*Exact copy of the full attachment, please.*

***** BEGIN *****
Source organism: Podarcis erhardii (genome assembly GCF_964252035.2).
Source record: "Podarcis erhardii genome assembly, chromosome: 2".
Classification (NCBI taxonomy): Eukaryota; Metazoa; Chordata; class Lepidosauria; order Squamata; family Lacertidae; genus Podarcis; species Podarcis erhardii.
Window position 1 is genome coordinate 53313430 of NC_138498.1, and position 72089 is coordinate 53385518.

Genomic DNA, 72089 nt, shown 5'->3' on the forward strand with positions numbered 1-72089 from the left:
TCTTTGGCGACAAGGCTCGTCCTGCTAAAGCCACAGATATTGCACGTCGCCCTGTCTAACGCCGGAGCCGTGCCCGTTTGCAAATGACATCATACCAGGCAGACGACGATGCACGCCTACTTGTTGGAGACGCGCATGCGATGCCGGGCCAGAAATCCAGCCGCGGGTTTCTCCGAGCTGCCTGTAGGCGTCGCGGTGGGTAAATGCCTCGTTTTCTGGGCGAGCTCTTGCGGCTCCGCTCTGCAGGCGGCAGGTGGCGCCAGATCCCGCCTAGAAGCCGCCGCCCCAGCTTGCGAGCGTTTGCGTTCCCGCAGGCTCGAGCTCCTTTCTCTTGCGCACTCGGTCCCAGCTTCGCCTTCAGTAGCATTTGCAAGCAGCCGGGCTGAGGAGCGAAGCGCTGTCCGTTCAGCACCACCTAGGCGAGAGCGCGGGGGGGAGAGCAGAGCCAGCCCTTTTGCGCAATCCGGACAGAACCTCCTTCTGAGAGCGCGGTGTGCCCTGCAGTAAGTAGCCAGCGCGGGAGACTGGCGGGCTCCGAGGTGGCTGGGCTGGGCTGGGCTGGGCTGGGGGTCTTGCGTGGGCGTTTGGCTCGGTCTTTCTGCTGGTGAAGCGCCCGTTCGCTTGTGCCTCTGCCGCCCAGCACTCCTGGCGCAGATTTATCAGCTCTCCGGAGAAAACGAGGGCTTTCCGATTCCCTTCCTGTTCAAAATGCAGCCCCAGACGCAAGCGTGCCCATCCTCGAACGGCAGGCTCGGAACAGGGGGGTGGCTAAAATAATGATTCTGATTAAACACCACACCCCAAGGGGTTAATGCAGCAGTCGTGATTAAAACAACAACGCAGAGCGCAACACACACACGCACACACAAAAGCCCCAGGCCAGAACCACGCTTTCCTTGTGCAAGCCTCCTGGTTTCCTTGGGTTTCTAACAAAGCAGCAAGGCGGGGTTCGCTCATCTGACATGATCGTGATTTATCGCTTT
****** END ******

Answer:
Source organism: Podarcis erhardii (genome assembly GCF_964252035.2).
Source record: "Podarcis erhardii genome assembly, chromosome: 2".
Classification (NCBI taxonomy): Eukaryota; Metazoa; Chordata; class Lepidosauria; order Squamata; family Lacertidae; genus Podarcis; species Podarcis erhardii.
Window position 1 is genome coordinate 53313430 of NC_138498.1, and position 72089 is coordinate 53385518.

Genomic DNA, 72089 nt, shown 5'->3' on the forward strand with positions numbered 1-72089 from the left:
TCTTTGGCGACAAGGCTCGTCCTGCTAAAGCCACAGATATTGCACGTCGCCCTGTCTAACGCCGGAGCCGTGCCCGTTTGCAAATGACATCATACCAGGCAGACGACGATGCACGCCTACTTGTTGGAGACGCGCATGCGATGCCGGGCCAGAAATCCAGCCGCGGGTTTCTCCGAGCTGCCTGTAGGCGTCGCGGTGGGTAAATGCCTCGTTTTCTGGGCGAGCTCTTGCGGCTCCGCTCTGCAGGCGGCAGGTGGCGCCAGATCCCGCCTAGAAGCCGCCGCCCCAGCTTGCGAGCGTTTGCGTTCCCGCAGGCTCGAGCTCCTTTCTCTTGCGCACTCGGTCCCAGCTTCGCCTTCAGTAGCATTTGCAAGCAGCCGGGCTGAGGAGCGAAGCGCTGTCCGTTCAGCACCACCTAGGCGAGAGCGCGGGGGGGAGAGCAGAGCCAGCCCTTTTGCGCAATCCGGACAGAACCTCCTTCTGAGAGCGCGGTGTGCCCTGCAGTAAGTAGCCAGCGCGGGAGACTGGCGGGCTCCGAGGTGGCTGGGCTGGGCTGGGCTGGGCTGGGGGTCTTGCGTGGGCGTTTGGCTCGGTCTTTCTGCTGGTGAAGCGCCCGTTCGCTTGTGCCTCTGCCGCCCAGCACTCCTGGCGCAGATTTATCAGCTCTCCGGAGAAAACGAGGGCTTTCCGATTCCCTTCCTGTTCAAAATGCAGCCCCAGACGCAAGCGTGCCCATCCTCGAACGGCAGGCTCGGAACAGGGGGGTGGCTAAAATAATGATTCTGATTAAACACCACACCCCAAGGGGTTAATGCAGCAGTCGTGATTAAAACAACAACGCAGAGCGCAACACACACACGCACACACAAAAGCCCCAGGCCAGAACCACGCTTTCCTTGTGCAAGCCTCCTGGTTTCCTTGGGTTTCTAACAAAGCAGCAAGGCGGGGTTCGCTCATCTGACATGATCGTGATTTATCGCTTT